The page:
Northern Flicker wrote: Tue May 14, 2024 12:41 am You don't have to use the strategy. Just holding TRI in the account you currently are funding expenses from also is acceptable.
Thanks for this additional guidance.
HomeStretch
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Re: Portfolio review and advice after leaving FA

Post by HomeStretch »

Aloe wrote: Mon May 13, 2024 12:11 pm
HomeStretch wrote: Sun May 12, 2024 10:16 pm At what age will you claim Social Security benefits, if eligible? How much will your monthly SS benefit be?
I plan to claim Social Security benefits at 62. My monthly SS benefit estimate is $2,423 as of today. I updated my post with this and a little other info.
HomeStretch wrote: Sun May 12, 2024 10:16 pm Will you have any pension or other income?
No pension and no other income expected at this time.
HomeStretch wrote: Sun May 12, 2024 10:16 pm Are you utilizing ACA healthcare coverage with a premium tax credits (PTC)?
Yes, I chose a plan that costs ~$550 monthly and based on an income estimate of $60K I get a $250 monthly advance premium tax credit.
HomeStretch wrote: Sun May 12, 2024 10:16 pm With almost $1.2 million in tax deferred, have you looked at whether you should do some Roth conversions?
I am aware of Roth conversions, but that's about it. Please share any suggestions you may have. I figured I haven't been in a position to take on a Roth conversion because of the taxable income bump. I have primarily been focused on keeping expenses and taxable income as low as possible while retaining an emergency fund and reaching 59.5.
Whether or not Roth conversions make sense requires some more analysis on your part.

You have 96% of your portfolio in tax deferred (~$1.1 million) and you will be withdrawing from it to fund spending (perhaps also future care costs unless your home equity is sufficient to cover it).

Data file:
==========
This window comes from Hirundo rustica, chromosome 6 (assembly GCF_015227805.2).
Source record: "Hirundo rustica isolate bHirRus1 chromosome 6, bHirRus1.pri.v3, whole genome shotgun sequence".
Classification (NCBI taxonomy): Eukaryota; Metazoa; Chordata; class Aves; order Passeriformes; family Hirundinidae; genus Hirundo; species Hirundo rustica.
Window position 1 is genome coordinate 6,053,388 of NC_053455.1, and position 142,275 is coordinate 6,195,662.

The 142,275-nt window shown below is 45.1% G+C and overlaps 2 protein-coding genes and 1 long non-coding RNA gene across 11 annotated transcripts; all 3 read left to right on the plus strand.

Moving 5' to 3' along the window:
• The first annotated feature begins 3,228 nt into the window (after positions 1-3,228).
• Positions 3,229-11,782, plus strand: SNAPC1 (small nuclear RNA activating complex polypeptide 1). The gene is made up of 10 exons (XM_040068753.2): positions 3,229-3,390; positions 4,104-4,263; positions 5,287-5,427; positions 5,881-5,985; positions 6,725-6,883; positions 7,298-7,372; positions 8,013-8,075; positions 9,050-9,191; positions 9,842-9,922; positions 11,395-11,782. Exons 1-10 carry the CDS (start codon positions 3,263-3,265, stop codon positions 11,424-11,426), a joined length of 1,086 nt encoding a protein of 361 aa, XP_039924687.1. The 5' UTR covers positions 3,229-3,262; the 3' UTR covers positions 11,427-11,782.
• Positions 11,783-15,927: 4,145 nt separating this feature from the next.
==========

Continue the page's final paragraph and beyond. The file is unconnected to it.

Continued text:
As you receive ACA PTCs, the Roth conversions you do, if any, until eligible for Medicare in 5 years will generate income that is subject to a marginal rate that includes both income taxes and PTC loss (the latter will be 8.5% or more). In 2026+, the ACA cliff will return so you will also be in the position for a couple pre-Medicare years of having to keep your ACA MAGI below 400% of the federal poverty limit for an ACA family side of 1 (~$60k in 2024) to receive PTCs.

To determine whether Roth conversions are worthwhile at any point in retirement to smooth out your marginal tax rate, avoid Medicare IRMAA, etc., a projection by year until at least age 75 (RMD start date) is needed to look at your income, spending, marginal rate, IRMAA, PTCs to see if Roth conversions in any tax year make sense. You may find you don’t need to do any as you are currently withdrawing ~$69k/year or 5.75% of your portfolio. Even after SS starts, your withdrawal rate (ignoring market returns and in today’s $) will be $40k or 3.3%.
Northern Flicker
Posts: 15571
Joined: Fri Apr 10, 2015 12:29 am

Re: Portfolio review and advice after leaving FA

Post by Northern Flicker »

Aloe wrote: Wed May 15, 2024 8:28 am
Northern Flicker wrote: Tue May 14, 2024 12:41 am Target Retirement Income (TRI) has had drawdowns around 15-17% (2008/2009 and 2021/2022). In both cases it took about a year to recover, but there are no guarantees of such an outcome. Having say a year of expenses in the stable value fund (SVF) to draw in when TRI has dropped would smooth out the risk, which is sometimes called sequence if returns risk.

This would be a bucket strategy for portfolio design. Bucket 1 would be the SVF, Bucket 2 TRI, and Bucket 3 the remaining portfolio. The buckets align risk and volatility with 3 different spending horizons.

While the SVF aligns with the shortest horizon, you still normally would spend down Target Retirement Income except when it has experienced a decline. In that scenario, withdraw from the SVF, and when TRI (hopefully) has recovered, replenish the SVF bucket.
Thanks for the great explanation. It sounds like this particular bucket strategy relies on my ability to dictate the holdings funds are withdrawn from in my 401(k). I don't think the workplace plan provides that flexibility. At least it wasn't part of the conversation when I talked to Fidelity to set up the monthly automatic withdrawals.
If the automatic withdrawals are a part of what is avoiding a withdrawal penalty, then you would have to live with it. If not, you could turn off auto withdrawals if you want to use the strategy, but it is not necessary to use it. If you were just to hold Target Retirement Income with automatic monthly withdrawals, you would essentially be dollar-cost averaging the liquidation price monthly. If you hold a different portfolio there, the same dollar-cost averaging observation would apply as well.
Topic Author
Aloe
Posts: 13
Joined: Thu May 09, 2024 1:54 pm

Re: Portfolio review and advice after leaving FA

Post by Aloe »